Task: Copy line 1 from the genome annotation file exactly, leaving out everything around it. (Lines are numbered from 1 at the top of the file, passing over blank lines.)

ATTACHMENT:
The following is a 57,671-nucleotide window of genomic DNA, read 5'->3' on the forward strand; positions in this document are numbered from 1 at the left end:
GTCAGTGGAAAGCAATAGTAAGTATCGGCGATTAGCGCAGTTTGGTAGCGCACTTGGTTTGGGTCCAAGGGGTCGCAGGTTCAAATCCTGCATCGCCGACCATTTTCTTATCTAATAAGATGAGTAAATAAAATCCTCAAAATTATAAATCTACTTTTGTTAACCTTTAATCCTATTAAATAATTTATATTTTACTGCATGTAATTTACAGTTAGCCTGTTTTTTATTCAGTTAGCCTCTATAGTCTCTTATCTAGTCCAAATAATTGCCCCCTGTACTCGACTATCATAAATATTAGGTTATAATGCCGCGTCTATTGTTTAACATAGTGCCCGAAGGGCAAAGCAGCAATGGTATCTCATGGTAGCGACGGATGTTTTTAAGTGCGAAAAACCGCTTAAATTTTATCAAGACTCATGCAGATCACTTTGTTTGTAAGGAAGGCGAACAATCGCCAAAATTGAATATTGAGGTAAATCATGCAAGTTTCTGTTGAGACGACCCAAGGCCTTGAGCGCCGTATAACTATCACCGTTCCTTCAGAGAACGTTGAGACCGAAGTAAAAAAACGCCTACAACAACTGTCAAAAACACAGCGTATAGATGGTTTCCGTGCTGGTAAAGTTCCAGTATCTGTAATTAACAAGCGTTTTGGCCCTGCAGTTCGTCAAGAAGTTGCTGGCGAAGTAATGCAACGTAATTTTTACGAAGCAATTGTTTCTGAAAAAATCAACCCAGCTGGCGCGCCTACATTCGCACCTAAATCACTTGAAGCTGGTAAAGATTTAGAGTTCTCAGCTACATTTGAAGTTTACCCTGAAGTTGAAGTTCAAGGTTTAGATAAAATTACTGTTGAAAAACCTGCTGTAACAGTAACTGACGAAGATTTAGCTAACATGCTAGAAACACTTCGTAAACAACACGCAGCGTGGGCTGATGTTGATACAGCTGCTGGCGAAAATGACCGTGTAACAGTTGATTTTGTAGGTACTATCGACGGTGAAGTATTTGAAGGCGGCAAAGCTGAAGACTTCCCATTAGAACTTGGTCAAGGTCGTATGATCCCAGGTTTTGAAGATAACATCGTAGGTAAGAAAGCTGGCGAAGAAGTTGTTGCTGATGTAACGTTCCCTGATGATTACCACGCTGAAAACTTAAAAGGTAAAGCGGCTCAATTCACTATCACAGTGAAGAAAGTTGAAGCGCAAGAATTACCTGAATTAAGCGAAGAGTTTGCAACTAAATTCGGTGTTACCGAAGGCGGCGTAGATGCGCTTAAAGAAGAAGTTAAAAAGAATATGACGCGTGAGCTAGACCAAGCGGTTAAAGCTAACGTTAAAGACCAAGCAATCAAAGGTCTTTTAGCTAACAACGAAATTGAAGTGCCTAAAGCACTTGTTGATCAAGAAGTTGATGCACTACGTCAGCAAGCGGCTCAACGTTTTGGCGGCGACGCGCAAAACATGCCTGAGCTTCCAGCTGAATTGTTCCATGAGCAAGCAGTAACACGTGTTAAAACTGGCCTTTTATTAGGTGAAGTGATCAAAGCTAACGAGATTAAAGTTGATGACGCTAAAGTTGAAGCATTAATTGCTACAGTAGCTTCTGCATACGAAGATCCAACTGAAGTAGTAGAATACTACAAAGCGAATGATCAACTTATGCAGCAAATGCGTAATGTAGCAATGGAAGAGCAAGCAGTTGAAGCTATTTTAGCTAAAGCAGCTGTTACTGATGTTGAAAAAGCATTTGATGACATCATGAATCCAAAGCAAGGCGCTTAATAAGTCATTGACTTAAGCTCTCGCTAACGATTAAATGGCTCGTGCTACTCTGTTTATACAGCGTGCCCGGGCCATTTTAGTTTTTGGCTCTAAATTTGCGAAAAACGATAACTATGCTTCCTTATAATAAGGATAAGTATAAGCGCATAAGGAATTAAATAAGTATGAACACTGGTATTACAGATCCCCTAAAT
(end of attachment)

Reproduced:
The following is a 57,671-nucleotide window of genomic DNA, read 5'->3' on the forward strand; positions in this document are numbered from 1 at the left end: